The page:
COVID-19 pandemic disruption coupled with crisis in some parts of the world had led to periods of lost learning but the solution was found in “Accelerated Learning Programme” an approach pioneered in some African countries including Northern Nigeria, over the past decade to enable out-of-school children gain access to education or to catch up on missed study sessions.
A research foundation, Education.org, conducted studies into the initiative which was adopted in several African countries and found that such an education system had impressive results and when adapted to scale up learning in affected areas could help Sub-Saharan African countries save up to $18 billion of the estimated GDP loss due to pandemic crisis.
In this interview with Prime Business Africa’s VICTOR EZEJA, Dr Randa Grob-Zakhary, Founder and CEO of Education.org speaks on how the organisation’s research led to the launch of an evidence-based guide for governments, policy makers and education leaders, highlighting how they can adapt such system to mitigate the impact of lost learning caused by COVID.
1. Could you briefly describe the thrust of your research on evidence-based accelerated learning?
Accelerated learning is an approach that’s been pioneered across Africa over the past decade to get out-of-school kids into education. It involves compressing up to three years of primary education into one school year. They do this by focusing on the basics of literacy and numeracy, taking a child-centred and interactive approach to learning, and actively engaging communities in support of their children’s education.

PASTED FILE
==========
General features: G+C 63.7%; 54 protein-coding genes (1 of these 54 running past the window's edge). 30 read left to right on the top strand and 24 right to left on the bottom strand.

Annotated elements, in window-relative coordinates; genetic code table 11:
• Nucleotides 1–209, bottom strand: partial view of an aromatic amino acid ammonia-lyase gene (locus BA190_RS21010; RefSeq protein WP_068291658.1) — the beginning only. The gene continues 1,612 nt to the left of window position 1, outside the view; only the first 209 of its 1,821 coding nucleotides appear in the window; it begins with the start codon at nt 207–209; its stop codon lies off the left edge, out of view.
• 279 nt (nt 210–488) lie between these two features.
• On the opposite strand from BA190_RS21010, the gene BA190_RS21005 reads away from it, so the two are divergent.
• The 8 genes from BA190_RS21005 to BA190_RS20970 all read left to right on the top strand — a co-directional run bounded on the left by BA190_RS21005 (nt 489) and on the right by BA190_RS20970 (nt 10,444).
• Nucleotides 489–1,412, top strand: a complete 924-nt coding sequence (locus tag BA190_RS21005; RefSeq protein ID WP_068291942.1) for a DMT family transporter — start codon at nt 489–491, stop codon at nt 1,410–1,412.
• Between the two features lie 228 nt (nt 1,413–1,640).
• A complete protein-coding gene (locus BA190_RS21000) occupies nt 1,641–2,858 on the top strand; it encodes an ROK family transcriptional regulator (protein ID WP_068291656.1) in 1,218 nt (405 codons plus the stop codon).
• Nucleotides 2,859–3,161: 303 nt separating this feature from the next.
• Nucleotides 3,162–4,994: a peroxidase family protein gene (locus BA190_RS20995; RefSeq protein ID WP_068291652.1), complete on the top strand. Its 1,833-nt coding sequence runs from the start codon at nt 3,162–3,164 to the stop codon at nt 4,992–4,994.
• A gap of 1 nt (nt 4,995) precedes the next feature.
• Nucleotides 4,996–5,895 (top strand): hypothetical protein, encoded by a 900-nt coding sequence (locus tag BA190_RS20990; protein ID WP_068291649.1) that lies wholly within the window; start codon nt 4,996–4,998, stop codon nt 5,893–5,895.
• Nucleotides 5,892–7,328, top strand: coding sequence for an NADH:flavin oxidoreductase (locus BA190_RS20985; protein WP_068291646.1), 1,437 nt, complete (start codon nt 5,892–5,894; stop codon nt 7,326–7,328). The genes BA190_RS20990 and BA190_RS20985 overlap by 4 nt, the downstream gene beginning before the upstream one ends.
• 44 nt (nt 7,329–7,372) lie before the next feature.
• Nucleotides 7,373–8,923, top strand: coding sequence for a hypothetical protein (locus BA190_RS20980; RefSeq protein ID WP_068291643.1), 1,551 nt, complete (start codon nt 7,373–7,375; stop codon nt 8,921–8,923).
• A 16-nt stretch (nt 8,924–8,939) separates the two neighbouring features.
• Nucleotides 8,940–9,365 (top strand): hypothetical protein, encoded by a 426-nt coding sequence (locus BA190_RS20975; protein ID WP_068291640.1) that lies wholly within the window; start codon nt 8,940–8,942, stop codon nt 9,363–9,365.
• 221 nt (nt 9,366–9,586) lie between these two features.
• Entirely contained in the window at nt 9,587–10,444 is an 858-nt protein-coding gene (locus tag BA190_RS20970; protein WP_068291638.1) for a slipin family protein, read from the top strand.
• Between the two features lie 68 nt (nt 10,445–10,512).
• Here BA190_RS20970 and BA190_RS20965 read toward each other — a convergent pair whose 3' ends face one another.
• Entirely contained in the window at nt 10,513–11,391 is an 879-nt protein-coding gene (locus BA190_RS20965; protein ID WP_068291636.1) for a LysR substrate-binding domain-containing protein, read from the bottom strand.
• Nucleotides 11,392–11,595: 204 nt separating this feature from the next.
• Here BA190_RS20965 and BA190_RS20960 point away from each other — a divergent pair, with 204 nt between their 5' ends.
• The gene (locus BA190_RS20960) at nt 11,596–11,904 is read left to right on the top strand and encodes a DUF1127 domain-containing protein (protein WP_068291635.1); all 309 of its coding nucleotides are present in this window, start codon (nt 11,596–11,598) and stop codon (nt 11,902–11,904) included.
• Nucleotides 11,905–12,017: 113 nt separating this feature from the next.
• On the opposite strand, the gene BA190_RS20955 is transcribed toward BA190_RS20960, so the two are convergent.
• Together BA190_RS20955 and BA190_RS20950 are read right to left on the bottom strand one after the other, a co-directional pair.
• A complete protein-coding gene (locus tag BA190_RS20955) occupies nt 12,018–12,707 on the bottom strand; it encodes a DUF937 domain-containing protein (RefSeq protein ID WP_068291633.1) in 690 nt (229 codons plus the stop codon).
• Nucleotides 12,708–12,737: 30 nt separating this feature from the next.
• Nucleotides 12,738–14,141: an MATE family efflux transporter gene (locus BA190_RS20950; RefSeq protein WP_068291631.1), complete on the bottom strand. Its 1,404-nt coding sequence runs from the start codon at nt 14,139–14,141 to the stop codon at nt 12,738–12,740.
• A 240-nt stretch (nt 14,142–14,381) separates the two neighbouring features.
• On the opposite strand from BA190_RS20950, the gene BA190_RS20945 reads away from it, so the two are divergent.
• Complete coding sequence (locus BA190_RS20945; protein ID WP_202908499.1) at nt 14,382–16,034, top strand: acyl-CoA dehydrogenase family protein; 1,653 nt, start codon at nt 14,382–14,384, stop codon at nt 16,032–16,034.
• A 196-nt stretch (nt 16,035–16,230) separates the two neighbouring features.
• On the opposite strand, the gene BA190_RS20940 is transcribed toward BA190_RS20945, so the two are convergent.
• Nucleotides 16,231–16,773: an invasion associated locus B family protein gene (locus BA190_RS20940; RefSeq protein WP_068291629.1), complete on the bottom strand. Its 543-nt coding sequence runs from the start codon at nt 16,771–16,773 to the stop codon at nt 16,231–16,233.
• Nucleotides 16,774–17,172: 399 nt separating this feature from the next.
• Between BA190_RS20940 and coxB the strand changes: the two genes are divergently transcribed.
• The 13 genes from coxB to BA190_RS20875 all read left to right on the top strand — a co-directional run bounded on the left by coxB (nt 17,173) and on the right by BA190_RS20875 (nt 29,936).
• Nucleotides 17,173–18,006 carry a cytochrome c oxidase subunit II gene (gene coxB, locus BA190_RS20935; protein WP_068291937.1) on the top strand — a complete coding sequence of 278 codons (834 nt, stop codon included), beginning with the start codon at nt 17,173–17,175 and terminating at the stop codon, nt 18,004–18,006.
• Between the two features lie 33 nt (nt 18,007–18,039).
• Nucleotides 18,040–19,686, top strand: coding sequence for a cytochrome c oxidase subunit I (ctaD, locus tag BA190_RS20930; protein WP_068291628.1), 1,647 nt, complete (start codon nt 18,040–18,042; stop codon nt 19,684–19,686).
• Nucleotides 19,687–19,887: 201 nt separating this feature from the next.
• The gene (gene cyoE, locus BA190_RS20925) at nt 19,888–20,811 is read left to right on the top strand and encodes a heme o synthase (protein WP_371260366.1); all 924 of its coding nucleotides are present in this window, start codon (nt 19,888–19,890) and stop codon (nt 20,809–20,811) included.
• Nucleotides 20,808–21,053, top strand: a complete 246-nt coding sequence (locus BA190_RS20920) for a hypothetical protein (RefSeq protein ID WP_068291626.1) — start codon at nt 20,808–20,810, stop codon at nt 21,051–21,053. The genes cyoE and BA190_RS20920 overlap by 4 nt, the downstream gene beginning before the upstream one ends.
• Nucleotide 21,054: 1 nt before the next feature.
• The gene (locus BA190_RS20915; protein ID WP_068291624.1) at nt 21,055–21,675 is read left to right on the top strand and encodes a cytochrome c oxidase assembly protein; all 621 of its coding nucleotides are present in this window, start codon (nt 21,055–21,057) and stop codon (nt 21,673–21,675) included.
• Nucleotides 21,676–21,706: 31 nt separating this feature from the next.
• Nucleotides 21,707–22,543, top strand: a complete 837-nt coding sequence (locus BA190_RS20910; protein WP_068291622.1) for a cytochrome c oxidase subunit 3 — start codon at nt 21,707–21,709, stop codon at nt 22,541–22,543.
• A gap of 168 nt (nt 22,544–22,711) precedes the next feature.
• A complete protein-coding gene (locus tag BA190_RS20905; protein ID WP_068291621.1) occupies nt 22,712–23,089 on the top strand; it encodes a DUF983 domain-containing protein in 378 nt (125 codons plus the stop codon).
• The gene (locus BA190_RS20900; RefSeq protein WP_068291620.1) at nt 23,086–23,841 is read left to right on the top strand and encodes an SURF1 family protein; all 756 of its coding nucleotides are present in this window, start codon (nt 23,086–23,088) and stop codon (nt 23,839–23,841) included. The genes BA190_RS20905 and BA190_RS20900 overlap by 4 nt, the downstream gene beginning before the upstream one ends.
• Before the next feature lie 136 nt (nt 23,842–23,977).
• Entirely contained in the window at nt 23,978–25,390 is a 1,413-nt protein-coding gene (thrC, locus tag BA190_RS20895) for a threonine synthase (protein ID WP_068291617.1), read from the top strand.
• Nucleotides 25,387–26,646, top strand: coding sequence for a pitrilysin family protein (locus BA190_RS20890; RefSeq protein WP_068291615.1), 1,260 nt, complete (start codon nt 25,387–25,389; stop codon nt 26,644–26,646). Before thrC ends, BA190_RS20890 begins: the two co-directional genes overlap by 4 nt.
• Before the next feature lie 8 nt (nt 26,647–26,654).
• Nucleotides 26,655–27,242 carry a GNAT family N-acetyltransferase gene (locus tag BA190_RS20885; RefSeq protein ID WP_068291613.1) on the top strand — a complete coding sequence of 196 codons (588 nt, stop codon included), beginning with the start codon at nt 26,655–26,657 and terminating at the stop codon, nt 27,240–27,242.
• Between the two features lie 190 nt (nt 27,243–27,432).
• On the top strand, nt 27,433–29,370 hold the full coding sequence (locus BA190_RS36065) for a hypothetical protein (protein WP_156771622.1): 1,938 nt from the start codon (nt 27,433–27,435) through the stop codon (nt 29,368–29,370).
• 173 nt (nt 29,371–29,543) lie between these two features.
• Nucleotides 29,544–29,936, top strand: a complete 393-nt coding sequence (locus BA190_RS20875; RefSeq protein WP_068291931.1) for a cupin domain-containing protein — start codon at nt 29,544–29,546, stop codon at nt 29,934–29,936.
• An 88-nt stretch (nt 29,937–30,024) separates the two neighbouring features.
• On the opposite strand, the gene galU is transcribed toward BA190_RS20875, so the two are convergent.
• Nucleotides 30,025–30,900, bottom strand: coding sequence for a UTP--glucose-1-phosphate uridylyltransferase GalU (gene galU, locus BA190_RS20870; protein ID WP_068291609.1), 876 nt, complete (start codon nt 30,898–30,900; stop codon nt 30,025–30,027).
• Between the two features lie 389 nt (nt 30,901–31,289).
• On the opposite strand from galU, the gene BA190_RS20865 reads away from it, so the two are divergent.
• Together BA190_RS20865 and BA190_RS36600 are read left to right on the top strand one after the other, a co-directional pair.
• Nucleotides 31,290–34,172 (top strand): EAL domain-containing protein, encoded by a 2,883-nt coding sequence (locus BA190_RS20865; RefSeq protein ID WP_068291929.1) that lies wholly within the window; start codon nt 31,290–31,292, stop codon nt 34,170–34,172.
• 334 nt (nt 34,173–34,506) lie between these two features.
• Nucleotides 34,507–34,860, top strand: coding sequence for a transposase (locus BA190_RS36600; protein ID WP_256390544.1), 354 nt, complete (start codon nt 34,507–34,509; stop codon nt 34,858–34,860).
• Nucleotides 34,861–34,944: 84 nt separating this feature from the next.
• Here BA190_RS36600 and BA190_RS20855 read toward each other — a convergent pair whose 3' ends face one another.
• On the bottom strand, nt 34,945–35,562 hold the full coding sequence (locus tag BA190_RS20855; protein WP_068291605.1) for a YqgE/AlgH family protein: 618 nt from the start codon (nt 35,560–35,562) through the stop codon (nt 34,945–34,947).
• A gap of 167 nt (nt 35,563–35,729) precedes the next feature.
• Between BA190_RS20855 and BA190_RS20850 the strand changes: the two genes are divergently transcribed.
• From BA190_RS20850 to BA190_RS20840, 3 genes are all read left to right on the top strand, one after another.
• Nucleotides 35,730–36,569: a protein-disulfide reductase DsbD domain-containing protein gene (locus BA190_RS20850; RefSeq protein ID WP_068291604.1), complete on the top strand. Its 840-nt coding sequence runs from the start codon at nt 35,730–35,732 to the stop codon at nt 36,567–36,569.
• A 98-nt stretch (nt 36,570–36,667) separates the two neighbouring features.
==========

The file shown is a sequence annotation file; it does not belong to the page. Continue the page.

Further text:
READ ALSO: Africa can recoup over half of pandemic GDP losses by using evidence-based ‘accelerated learning’ to help children catch up
The approach has had impressive results in several African countries. We wanted to gather and analyze all the evidence and then use it to produce guidance for government policy makers as we felt it had many valuable lessons for planning their post-COVID catch-up education.
We took a deeper look at the experiences of eight African countries – Ethiopia, Ghana, Kenya, Liberia, Nigeria, Sierra Leone, South Sudan and Uganda – how they’ve adapted accelerated learning to their particular situations – to the conflict zone of northeast Nigeria, post-conflict societies in Liberia and Sierra Leone, refugees in Kenya and Uganda, or children marginalised by extreme poverty in Ghana and Ethiopia.
We produced a High-level Policy Guidance Document for education leaders which is really a decision-making tool for policy-makers and their technical teams. We also published the Accelerated Education Programme Evidence Synthesis, a rapid global synthesis of crowd-sourced evidence, much of it unpublished, amplifying and elevating previous accelerated education work and uncovering evidence that needs greater visibility.
2. How can countries with high records of out-of-school children due to economic crisis, insecurity, conflicts, etc., adopt these guidelines for accelerated learning, especially for the younger ones?
Our guidance provides experiences and examples from countries that have effective accelerated programmes in resource-poor contexts and conflict-affected settings, showing how it is possible to meet the learning needs of marginalised children in adverse conditions.